Schools may be giving Google more than they are getting: generations of future customers. Google makes $30 per device by selling management services for the millions of Chromebooks that ship to schools. But by habituating students to its offerings at a young age, Google obtains something much more valuable.
Every year, several million American students graduate from high school. And not only does Google make it easy for those who have school Google accounts to upload their trove of school Gmail, Docs and other files to regular Google consumer accounts — but schools encourage them to do so. This month, for instance, Chatfield Senior High School in Littleton, Colo., sent out a notice urging seniors to “make sure” they convert their school account “to a personal Gmail account.”
That right there is what we call investing in loyalty and the creation of future customers. Yet again, it’s Google planting seeds — the fruits of which are little by little starting to show themselves in the world.
And there’s more yet to this rapidly unraveling tale.
Bullet with butterfly wings
For one last important bit of context, consider the timing of this latest twist in the Chrome OS saga alongside the current state of the education-tech market. The short version is that the market today is a far cry from what it was even just a few years ago, when Chromebooks first came onto the scene.
According to Futuresource Consulting, which has conducted much of the available market research in this area, we’ve reached a point where the “majority of market demand is expected to be replacement demand” — and, what’s more, “convincing existing Chrome users to completely change the existing ecosystem will likely not be easy due to the time and cost involved.”
Saying such a shift would “not be easy” almost seems like an understatement. Schools in particular aren’t known for embracing major platform migrations with open arms. And unless some new option offers a meaningful amount of savings and/or tangible benefits — as the shift to Chrome OS once did — convincing a district to abandon its investments in hardware, ecosystem, and training seems like a seriously tough sell today.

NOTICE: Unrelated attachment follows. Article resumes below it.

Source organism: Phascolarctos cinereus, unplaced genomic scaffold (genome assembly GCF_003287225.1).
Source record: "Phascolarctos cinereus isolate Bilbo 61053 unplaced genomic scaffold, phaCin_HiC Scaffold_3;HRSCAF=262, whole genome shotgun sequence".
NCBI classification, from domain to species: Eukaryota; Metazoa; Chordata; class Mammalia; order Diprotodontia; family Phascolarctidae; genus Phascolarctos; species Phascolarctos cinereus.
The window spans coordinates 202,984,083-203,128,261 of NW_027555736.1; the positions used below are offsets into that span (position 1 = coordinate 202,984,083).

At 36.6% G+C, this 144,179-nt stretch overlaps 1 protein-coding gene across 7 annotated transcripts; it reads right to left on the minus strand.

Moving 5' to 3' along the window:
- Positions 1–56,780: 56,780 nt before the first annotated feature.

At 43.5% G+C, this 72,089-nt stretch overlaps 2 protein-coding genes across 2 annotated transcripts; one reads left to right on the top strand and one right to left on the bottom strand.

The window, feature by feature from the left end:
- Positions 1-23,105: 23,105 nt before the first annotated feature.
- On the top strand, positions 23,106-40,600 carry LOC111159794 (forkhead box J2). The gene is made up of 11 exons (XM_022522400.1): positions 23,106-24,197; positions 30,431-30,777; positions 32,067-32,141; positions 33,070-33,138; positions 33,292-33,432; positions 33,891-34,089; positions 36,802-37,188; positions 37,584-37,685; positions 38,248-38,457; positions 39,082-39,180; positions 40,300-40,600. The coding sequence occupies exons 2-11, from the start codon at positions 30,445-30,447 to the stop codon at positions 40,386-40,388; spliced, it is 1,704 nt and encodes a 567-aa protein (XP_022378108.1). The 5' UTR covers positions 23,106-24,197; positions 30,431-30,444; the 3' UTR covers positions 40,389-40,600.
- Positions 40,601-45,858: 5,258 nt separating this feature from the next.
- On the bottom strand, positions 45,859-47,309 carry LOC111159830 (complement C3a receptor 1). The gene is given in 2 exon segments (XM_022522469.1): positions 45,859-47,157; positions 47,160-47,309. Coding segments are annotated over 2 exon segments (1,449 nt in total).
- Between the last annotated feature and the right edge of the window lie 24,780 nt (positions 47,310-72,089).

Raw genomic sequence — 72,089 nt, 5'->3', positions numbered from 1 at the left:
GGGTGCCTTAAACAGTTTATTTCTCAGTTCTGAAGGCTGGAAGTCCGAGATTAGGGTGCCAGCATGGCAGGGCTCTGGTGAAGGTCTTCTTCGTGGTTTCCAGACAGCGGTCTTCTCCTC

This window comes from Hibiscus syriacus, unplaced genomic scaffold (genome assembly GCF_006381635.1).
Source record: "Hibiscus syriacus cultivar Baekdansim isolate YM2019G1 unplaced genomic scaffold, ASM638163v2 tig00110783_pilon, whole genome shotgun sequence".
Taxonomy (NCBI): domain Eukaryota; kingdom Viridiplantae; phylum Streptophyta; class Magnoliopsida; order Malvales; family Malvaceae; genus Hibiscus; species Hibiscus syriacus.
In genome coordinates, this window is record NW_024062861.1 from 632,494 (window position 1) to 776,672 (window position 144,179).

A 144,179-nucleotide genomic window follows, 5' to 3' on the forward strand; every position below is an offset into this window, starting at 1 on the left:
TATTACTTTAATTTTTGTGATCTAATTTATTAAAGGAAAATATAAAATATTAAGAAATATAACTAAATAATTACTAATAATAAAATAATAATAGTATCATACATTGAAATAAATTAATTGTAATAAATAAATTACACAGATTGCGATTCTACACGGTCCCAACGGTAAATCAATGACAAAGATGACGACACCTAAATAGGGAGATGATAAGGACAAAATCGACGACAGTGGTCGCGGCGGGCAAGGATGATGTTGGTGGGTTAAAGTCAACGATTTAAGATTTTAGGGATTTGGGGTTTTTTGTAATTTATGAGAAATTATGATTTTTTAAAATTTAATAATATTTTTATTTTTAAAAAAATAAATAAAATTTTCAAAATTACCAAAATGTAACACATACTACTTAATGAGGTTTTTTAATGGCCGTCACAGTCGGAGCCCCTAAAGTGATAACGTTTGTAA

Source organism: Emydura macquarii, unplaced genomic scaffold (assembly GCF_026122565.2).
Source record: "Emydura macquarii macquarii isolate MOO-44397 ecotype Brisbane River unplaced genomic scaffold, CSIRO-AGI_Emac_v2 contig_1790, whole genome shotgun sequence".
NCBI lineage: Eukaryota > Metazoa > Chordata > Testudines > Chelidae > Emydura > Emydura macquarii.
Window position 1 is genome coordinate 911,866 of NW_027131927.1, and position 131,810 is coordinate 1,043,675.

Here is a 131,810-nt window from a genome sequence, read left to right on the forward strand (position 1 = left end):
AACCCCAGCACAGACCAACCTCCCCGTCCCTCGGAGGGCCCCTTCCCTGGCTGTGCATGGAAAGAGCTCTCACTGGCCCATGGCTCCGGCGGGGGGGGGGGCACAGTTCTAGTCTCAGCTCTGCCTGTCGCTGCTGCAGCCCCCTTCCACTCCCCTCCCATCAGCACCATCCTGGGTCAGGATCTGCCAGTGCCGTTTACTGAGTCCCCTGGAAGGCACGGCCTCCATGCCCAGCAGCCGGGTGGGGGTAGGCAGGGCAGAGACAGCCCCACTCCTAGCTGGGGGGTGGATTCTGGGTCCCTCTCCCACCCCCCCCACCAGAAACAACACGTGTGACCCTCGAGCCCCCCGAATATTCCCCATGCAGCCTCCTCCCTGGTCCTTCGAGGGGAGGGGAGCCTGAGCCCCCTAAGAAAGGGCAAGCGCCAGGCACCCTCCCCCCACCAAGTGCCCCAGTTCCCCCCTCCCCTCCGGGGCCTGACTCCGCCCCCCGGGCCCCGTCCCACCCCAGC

All of this adds up to good news for Google as it begins the next phase of its Chrome OS takeover — the move into traditional tablet terrain, aka iPad Land. While the effort to create a tablet platform around Android itself never quite caught on, this new effort has plenty of advantages over its predecessor — elements like the fast-booting, inherently secure, and free from manufacturer- or carrier-meddling Chrome OS environment; the software updates delivered directly by Google every two to three weeks, for a minimum of five years; and the simple fact that an existing army of devices and users is already sprawled out and active all around the world.
So at the end of the day, is a slate-like device that runs Chrome OS and supports Android apps an “Android device”? For most practical purposes, yes — even if technically, no. Is it also a “Chromebook”? Absolutely.
More significantly, though, do such distinctions even matter anymore? Not really — and as the platforms converge further and the experience continues to become more about the ecosystem than the operating system, those heavily blurred lines will become increasingly irrelevant.